Therefore, this limitation did not invalidate our results.
Our analysis included 600 conferences consisting of 14,017 full papers
and 1,508 issues of journals consisting of 10,277 articles published from
1970 to 2005. Their citation counts
were based on our full data set consisting of 4, 119,899 listed references
from 790,726 paper records, of which
1,536,923 references were resolved
within the data set itself and can be
used toward citation count. Overall,
the conference papers had an average
two-year citation count of 2. 15 and the
journal papers an average two-year citation count of 1. 53. These counts follow
a highly skewed distribution (see Figure 1), with over 70% of papers receiving no more than two citations. Note
that while the average two-year citation
count for conferences was higher than
journals, the average four-year citation
count for articles published before
2003 was 3. 16 for conferences vs. 4.03
for journals; that is, on average, journals come out a little ahead of conference proceedings over the longer term.
figure 1. citation count distribution within two years of publication.
fraction of Papers
8 9 10 11 12 13 14 15 16 17 18 19 20
number of citations
figure 2. average citation count vs. acceptance rate for acm conferences.
We addressed the first question—on how
a conference’s acceptance rate correlates
with the impact of its papers—by correlating citation count with acceptance
rate; Figure 2 shows a scatterplot of average citation counts of ACM conferences
(y-axis) by their acceptance rates (x-axis).
Citation count differs substantially from
the spectrum of acceptance rates, with
a clear trend toward more citations for
low acceptance rates; we observed a statistically significant correlation between
the two values (each paper treated as
a sample, F[ 1, 14015] = 970.5, p<.001c)
0.852, showing that overall ACM citation count
is proportional to Google scholar citation count
with a small variation. When added as an additional parameter to the regression, acceptance
rate had a nonsignificant coefficient, showing
that acceptance rate does not have a significant
effect on the difference between ACM citation
count and Google scholar citation count. We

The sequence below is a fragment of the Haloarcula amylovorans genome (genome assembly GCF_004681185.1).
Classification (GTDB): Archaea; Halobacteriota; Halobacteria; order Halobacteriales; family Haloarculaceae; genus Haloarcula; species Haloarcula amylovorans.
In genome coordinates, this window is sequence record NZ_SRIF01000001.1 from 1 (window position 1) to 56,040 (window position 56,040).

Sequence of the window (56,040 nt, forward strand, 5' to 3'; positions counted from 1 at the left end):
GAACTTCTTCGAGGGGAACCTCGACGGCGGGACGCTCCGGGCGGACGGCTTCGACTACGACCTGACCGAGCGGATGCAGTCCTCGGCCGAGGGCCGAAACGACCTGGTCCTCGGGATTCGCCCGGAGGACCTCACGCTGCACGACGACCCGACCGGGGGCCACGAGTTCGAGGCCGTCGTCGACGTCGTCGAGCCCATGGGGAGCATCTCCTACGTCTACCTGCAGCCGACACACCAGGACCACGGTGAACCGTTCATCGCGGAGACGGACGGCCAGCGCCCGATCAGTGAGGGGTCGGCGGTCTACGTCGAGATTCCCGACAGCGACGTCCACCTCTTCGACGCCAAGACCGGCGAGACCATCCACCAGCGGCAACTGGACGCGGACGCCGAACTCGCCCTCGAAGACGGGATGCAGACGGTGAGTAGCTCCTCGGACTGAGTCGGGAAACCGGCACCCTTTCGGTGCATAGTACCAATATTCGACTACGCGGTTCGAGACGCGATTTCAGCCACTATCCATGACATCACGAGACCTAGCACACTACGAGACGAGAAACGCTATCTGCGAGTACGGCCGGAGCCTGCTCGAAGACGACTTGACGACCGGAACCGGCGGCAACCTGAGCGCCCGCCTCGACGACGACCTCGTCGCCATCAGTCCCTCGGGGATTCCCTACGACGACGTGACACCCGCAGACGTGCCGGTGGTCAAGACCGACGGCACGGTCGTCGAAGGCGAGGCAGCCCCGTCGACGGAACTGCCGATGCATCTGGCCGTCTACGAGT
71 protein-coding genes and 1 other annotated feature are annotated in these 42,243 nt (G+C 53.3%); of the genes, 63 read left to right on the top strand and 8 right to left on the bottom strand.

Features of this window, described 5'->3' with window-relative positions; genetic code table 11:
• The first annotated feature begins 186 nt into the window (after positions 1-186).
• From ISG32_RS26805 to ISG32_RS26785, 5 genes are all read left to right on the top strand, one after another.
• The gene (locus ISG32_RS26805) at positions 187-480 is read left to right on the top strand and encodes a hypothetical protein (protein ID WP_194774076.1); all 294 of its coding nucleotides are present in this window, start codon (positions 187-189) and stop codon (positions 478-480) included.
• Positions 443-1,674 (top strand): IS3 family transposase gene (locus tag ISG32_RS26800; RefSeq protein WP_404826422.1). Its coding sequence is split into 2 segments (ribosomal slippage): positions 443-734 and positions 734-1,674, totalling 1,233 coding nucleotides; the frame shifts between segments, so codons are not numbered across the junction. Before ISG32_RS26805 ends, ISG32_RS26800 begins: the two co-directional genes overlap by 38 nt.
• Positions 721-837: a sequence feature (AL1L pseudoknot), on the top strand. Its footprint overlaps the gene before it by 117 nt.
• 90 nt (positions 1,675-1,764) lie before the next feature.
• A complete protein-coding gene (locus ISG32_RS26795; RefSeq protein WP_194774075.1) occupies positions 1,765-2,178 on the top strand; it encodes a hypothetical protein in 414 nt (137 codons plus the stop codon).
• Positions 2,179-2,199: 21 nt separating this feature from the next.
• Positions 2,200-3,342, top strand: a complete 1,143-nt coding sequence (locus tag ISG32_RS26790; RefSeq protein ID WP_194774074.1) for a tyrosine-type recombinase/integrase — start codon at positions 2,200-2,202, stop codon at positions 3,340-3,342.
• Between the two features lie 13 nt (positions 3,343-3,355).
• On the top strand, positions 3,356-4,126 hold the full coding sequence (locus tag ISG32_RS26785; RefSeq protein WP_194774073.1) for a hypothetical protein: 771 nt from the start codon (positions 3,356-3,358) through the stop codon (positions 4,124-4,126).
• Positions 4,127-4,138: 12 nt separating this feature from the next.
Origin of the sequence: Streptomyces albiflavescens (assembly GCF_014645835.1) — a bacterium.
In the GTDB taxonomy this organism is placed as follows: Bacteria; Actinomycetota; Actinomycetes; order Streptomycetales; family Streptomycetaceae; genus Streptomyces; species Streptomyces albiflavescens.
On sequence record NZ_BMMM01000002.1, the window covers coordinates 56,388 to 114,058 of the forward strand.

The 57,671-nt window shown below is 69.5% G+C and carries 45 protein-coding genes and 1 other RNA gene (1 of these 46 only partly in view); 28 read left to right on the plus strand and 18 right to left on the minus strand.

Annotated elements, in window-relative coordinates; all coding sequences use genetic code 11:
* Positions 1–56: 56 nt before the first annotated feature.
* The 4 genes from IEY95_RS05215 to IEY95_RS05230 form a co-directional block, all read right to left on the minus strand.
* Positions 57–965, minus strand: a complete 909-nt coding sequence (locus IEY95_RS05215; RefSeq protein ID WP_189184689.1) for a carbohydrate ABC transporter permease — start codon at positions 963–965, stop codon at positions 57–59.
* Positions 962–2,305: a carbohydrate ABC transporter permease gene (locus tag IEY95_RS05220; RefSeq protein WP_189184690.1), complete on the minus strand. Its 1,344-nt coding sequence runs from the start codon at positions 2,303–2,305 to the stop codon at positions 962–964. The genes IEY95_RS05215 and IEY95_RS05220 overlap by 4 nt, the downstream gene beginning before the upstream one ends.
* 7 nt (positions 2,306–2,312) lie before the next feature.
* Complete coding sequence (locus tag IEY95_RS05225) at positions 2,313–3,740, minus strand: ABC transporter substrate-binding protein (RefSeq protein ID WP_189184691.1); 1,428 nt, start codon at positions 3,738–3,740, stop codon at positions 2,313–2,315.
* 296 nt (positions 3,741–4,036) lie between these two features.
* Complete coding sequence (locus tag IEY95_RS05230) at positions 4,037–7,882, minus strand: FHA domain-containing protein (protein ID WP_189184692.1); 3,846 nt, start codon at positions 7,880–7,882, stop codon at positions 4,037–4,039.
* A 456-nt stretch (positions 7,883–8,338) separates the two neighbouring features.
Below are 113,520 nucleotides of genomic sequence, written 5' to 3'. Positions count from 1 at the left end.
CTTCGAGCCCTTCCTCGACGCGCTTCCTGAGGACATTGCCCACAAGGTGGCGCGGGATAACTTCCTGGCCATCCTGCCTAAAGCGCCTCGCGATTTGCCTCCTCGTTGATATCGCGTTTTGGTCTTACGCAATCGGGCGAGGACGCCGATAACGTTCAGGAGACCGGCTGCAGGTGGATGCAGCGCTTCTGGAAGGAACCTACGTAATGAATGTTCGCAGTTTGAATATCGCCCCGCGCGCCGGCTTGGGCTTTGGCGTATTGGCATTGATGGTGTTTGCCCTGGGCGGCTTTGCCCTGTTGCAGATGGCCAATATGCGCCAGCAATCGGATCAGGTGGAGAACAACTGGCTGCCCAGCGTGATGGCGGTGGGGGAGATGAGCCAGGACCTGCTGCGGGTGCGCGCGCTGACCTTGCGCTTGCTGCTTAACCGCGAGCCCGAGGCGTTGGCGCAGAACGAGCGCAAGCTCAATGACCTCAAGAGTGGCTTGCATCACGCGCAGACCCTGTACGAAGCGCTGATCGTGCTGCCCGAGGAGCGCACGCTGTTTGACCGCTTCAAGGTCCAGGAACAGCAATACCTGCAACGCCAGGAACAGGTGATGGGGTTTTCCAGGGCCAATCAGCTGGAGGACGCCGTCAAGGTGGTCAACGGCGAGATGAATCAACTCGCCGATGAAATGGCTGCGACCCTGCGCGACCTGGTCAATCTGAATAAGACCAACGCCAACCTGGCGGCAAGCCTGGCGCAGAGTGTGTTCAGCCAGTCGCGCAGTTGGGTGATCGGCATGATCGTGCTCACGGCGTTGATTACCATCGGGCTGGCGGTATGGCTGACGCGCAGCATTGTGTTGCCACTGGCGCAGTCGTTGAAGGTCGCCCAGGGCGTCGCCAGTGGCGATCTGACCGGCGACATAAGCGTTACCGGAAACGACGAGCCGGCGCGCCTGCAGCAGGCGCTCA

also hand-checked 50 randomly selected conference papers receiving no citations in our
data set, finding no correlation between acceptance rate and Google scholar citation count.
c This F-statistic shows how well a linear relationship between acceptance rate and citation count explains the variance within citation count. The notation F[ 1, 14015] = 970.5,
p<.001 signifies one degree of freedom for
model (from using only acceptance rate to ex-
and computed both a linear regression
line (each conference weighted by its
size, adjusted R-square: 0.258, weighted
residual sum-of-squares: 35311) and a
nonlinear regression curve in the form
of y=a+bx−c (each conference weighted
by its size, pseudo R-square: 0.325,
weighted residual sum-of-squares:
32222), as shown in Figure 2.
Figure 3 is an aggregate view of the
data, where we grouped conferences
into bins according to acceptance
rates and computed the average ci-
tation counts of each bin.d Citation
counts for journal articles are shown
as a dashed line for comparison.
Conferences with rates less than 20%
enjoyed an average citation count as
high as 3. 5. Less-selective conferences
yielded fewer citations per paper, with
the least-selective conferences (>55%
acceptance rate) averaging less than ½
citation per paper.
plain citation counts), 14,015 degrees of freedom for error (from the more than 14,000 conference papers in our analysis), an F-statistic
of 970.5, and probability less than 0.001 that
the correlation between acceptance rate and
citation count is the result of random chance.
d We excluded conferences with an acceptance
rate less than 10% and an acceptance rate
over 60%, as there were too few conferences in
these categories for meaningful analysis.